Read more

In the News

CoGeNT gives further backing to annual dark-matter variation

From Physics World, Jan. 20, 2014

A long-standing and controversial claim by the DAMA collaboration in Italy that it has observed dark matter has received fresh support from a US-based experiment. Like DAMA, the CoGeNT collaboration says that it continues to see a seasonal variation in the number of events registered in its detector. Such a variation would be expected if the Milky Way galaxy were shrouded in a "halo" of dark matter, but several other dark-matter searches have failed to see the effect.

Read more

Tip of the Week: Sustainability

Renewable energy certificates help support clean energy

This chart shows Fermilab's total greenhouse gas emissions, or total energy usage, measured in metric tons of carbon dioxide equivalent in FY 2008 and 2013, as well as its projected usage and renewable energy certificate purchases. RECs are an important part of Fermilab's GHG reduction plan. Image taken from Fermilab Site Sustainability Plan (certificate required to read plan)

Fermilab requires enormous amounts of energy to produce scientific results in the field of high-energy physics research. The lab must decrease its carbon footprint and has very specific sustainability goals set forth by DOE, which are driven by the Executive Order 13514.

The laboratory has made efforts to decrease greenhouse gases, or GHGs, related to commuting, business travel, building use and industrial processes. Yet compared to the electricity needed for the machines and facilities that do the science, the energy saved by these efforts is small. When the accelerators are operating, Fermilab uses close to 500,000 megawatt-hours of electricity annually. During the shutdown of the accelerator complex in FY 2013 for maintenance and upgrades, the laboratory used about 200,000 megawatt-hours.

Because of the installation and maintenance costs of renewable energy equipment, low electricity costs in Illinois, the geography of Fermilab and a lack of direct funding for sustainability projects, large-scale wind- and solar-energy projects are not cost-effective on site.

So how does Fermilab meet these sustainability goals, and what happens in the future when the science program requires even more electricity? The laboratory's biggest GHG reduction contribution is not an actual decrease in electricity use but rather an offset in the form of buying RECs, or renewable energy certificates.

RECs represent the attributes of renewable energy generation and can be purchased as commodities separate from commodity electricity. A renewable-energy generator or company can produce one REC for every megawatt-hour of electricity it generates for the grid. Another party can then purchase the REC and, in so doing, contribute to the renewable-energy market.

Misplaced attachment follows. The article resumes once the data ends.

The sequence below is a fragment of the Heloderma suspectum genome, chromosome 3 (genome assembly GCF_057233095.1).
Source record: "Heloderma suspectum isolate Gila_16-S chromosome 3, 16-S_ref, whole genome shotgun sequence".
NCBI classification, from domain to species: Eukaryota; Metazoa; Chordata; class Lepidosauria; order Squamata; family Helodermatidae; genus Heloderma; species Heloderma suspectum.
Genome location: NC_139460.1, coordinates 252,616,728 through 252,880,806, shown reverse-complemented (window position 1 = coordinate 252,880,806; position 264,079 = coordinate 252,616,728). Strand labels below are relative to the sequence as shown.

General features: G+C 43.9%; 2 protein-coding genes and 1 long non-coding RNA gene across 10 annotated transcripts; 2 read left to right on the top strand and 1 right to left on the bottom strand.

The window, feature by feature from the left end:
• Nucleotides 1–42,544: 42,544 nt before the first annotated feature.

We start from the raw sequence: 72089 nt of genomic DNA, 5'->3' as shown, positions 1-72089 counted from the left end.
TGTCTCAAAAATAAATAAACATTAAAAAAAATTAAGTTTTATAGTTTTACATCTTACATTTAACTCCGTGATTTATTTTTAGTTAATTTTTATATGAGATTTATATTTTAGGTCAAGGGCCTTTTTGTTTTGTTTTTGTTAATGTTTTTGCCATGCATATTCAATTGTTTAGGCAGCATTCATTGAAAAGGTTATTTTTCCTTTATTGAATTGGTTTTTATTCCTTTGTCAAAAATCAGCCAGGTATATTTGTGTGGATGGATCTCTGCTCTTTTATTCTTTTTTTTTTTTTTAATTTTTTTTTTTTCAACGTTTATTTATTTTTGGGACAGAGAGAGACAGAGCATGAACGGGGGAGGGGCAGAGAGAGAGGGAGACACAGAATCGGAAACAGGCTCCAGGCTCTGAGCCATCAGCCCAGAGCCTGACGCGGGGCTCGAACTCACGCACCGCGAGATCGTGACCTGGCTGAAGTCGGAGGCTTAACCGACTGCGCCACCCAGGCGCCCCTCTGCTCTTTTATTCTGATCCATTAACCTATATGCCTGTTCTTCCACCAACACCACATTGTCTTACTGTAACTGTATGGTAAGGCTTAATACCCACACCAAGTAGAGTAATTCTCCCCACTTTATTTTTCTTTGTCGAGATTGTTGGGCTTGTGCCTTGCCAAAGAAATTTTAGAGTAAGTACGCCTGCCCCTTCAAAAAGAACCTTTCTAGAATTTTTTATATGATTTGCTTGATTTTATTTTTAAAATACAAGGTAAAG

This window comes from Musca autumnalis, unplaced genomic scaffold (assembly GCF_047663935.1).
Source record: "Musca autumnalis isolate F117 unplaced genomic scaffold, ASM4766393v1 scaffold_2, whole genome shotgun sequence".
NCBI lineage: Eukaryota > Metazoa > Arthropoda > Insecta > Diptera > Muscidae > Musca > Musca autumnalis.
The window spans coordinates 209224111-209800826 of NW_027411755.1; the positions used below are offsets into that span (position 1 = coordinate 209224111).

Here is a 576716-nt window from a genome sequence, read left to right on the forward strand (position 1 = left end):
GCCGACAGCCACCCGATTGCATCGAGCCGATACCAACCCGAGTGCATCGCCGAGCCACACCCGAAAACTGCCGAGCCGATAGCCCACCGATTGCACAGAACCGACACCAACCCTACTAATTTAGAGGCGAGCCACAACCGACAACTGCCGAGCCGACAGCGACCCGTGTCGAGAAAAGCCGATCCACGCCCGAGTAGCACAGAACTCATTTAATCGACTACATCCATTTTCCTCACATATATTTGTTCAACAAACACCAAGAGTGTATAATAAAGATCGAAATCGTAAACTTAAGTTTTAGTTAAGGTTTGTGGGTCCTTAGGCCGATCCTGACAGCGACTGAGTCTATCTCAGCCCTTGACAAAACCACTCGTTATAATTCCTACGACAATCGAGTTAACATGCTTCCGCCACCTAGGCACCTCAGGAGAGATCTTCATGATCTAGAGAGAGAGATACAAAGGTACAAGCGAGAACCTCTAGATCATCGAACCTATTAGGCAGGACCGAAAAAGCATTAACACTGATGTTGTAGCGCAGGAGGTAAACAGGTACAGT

Electricity produced by renewable energy has a much lower environmental impact, decreasing the amount of fossil-fuel-produced electricity available on the grid. RECs provide electricity users such as Fermilab, which are unable to directly purchase or generate green power, with a creative way to decrease their carbon footprint. They also stimulate the market by investment in renewable energy production and research and development in new technologies.

In FY 2013, Fermilab paid $19,398 for 29,000 megawatt-hours of RECs to meet sustainability goals. These RECs were generated from new biomass plants that help reduce the environmental impact of the paper industry in Louisiana. Predicted electricity usage increases for FY 2020 will require Fermilab to purchase 213,756 megawatt-hours at a 2013 cost of $142,981, barring the implementation of on-site cost-effective renewable energy.

The above table shows the projected carbon emissions based on future experiments in 2020 and the number of RECs needed to meet DOE's goals.

Whether we help save energy by carpooling to work or getting in on the renewable-energy market, every little bit counts toward a greener, cleaner world.

Katie Kosirog


In memoriam: Debra Ziomek

Fermilab employee Debra Ziomek passed away on Jan. 24 at the age of 53 after nearly 11 years battling kidney cancer.

A visitation will be held Tuesday, Jan. 28, from 3-8 p.m. at The Healy Chapel, 370 Division Dr., Sugar Grove, Ill. A funeral mass will be held Wednesday, Jan. 29, at 10 a.m. at St. Katharine Drexel Catholic Church, 8S055 Dugan Rd. in Sugar Grove. Interment will take place at Abraham Lincoln National Cemetery.

View Ziomek's obituary.


New employees - January

The following regular employees started at Fermilab in January:

Brittany Bossarte, CCD; Giulia Brunetti, PPD; George Deinlein, AD; Michael Gheith, SCD.

Fermilab welcomes them to the laboratory.


Today's New Announcements

Lunch and Learn: Resources and Tips to be more Green with SCARCE - Feb. 5

Artist reception for Jay Strommen - Feb. 7

Strength Training by Bod Squad

Indoor soccer

Power Writing Workshops - Jan. 30

C2ST talk: The Nature of Nano 2 - Jan. 30

ICFA Neutrino Panel town meeting - Jan. 30-31

NALWO crepe cooking demo - Feb. 3

DreamWeaver CS6: levels 1 and 2 - Feb. 3-4

Free introductory yoga classes - Feb. 3, 6

Family Science Days in Chicago - Feb. 15-16

Interpersonal Communication Skills - Feb. 26

2014 standard mileage reimbursement rate

Fermi Singers invites new members

Abri Credit Union member appreciation

Free weekly Tai Chi Easy, Integral Tai Chi/Qigong classes

Scottish country dancing meets Tuesday evenings at Kuhn Barn

International folk dancing meets Thursday evenings at Kuhn Barn

10 percent employee discount at North Aurora Dental Associates